Subjective tinnitus is a common form of tinnitus. It differs from objective tinnitus in that there is no actual, overt sound present. Many researchers believe that subjective tinnitus is associated with changes in the peripheral and/or central auditory system (Moller, 2003; Lockwood et al., 2002; Jastreboff, 1990). Since many patients reported tinnitus in one but not both ears, it was believed for many years that tinnitus may originate from a peripheral source such as the cochlea. However, clinical observations have showed that this cannot account for all forms of subjective tinnitus. Studies found that blocking auditory inputs to the brain did not diminish tinnitus, indicating that central mechanisms must be involved in tinnitus (Berliner et al., 1992; Barrs and Brackman, 1984; House and Brackman, 1981; Kaltenbach et al., 2005).
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The peripheral system consists of the outer, middle, and inner ear. The outer ear includes the external ear (pinna) and ear canal. The middle ear includes the oscicles and the inner ear includes the cochlea. The outer ear and middle ear are separated by the eardrum (tympanic membrane) and the middle and inner ear are separated by the oval window of the cochlea (Silverthorn, 2007). Sounds are directed by the pinna into the ear canal and the waves hit and vibrate the tympanic membrane. The vibrations are then transferred to the oval window through three connected oscicles, the malleus, incus, and stapes, which amplify the signal (Silverthorn, 2007). The vibrations from the oval window create waves within the fluid-filled cochlea causing hairs of hair cells to bend. Hair cells receiving mechanical stimulation (bending of hairs) release neurotransmitters which consequently excite spiral ganglion cells. Action potentials generated by ganglion cells travel by the cochlear nerve to the central auditory system (Silverthorn, 2007).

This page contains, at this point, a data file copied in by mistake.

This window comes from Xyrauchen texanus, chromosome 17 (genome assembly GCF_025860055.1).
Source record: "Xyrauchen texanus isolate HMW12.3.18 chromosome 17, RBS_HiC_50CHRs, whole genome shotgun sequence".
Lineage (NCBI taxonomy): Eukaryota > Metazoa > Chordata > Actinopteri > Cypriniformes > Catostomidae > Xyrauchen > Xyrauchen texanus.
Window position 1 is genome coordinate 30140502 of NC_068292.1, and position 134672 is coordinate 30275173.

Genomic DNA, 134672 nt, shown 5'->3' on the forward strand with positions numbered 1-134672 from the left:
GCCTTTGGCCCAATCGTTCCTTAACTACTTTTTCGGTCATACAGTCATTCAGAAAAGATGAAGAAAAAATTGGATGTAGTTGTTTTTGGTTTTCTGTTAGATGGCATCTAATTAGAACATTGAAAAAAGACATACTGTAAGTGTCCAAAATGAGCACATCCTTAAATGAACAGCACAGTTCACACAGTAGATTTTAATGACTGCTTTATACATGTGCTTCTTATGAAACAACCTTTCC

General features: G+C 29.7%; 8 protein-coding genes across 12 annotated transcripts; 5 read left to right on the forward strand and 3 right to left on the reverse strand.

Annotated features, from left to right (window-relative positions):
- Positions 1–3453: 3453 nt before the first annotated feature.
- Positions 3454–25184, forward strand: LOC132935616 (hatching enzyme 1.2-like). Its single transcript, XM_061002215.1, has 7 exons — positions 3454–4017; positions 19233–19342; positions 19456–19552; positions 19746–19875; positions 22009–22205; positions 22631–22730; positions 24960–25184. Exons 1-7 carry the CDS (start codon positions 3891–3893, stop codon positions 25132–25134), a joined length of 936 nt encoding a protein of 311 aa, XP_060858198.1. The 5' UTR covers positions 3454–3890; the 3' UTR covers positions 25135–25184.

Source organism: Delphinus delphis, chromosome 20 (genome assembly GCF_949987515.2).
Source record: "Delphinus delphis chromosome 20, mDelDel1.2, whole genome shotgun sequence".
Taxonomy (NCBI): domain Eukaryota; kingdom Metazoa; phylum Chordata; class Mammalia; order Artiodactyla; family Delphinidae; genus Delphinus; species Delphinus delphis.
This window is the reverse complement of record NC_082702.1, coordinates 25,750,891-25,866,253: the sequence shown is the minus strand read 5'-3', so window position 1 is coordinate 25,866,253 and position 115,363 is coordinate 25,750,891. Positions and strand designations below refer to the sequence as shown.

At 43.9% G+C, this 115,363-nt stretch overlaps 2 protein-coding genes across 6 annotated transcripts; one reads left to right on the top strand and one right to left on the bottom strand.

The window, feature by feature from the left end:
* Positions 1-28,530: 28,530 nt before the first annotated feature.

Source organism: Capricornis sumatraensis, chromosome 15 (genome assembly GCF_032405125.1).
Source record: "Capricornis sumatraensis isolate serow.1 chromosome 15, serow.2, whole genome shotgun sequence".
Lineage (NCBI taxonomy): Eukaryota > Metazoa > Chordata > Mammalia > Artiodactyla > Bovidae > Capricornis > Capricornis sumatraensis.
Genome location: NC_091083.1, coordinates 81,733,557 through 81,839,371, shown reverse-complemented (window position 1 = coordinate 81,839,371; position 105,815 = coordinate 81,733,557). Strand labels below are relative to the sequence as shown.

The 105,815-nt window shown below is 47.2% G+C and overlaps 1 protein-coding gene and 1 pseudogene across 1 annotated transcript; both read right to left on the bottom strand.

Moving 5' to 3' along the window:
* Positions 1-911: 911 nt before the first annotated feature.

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A search of the background literature for this review quickly revealed that little systematic neuroethological research has examined age-related hearing loss and its impact on survival in the wild. While the importance of auditory and visual acuity has been shown to have great survival value for a number of different species (Webster and Webster, 1971; Cumming, 1996; Anderson et al., 1998; Sisneros and Bass, 2005; Hollen and Manser, 2006), the impact of sensory aging on predator/prey relationships in a natural habitat has not been well studied. Many years ago, Webster and Webster demonstrated that altering the nature of the middle ear of the kangaroo rat changed hearing sensitivity in such a way that the adult kangaroo rats were more susceptible to predation by snakes in a restricted natural habitat (Webster and Webster, 1971). Similar studies designed to examine the impact of aging in the wild have not been carried out. Studies designed to examine the impact of aging, in species that survive into old age in the wild, are sorely needed. Additional sensory studies might investigate how compensatory plastic changes at one brain nucleus within a circuit would impact on other nuclei, and how homeostatic plasticity of aging might differentially affect changes in temporal reliability relative to changes in the place code. Future studies will need to model the impact of age-related changes across the entire ascending and descending auditory pathways, mapping the plastic adjustments with both positive and negative consequences throughout the system. It is generally assumed that many mammalian species do not survive into old age in the wild. However, few systematic aging studies have been done for most species in the wild. The present studies suggest that it is important to consider the impact of age-related sensory dysfunction on survival, rather than simply focus on the impact of aging on normal adult motor function.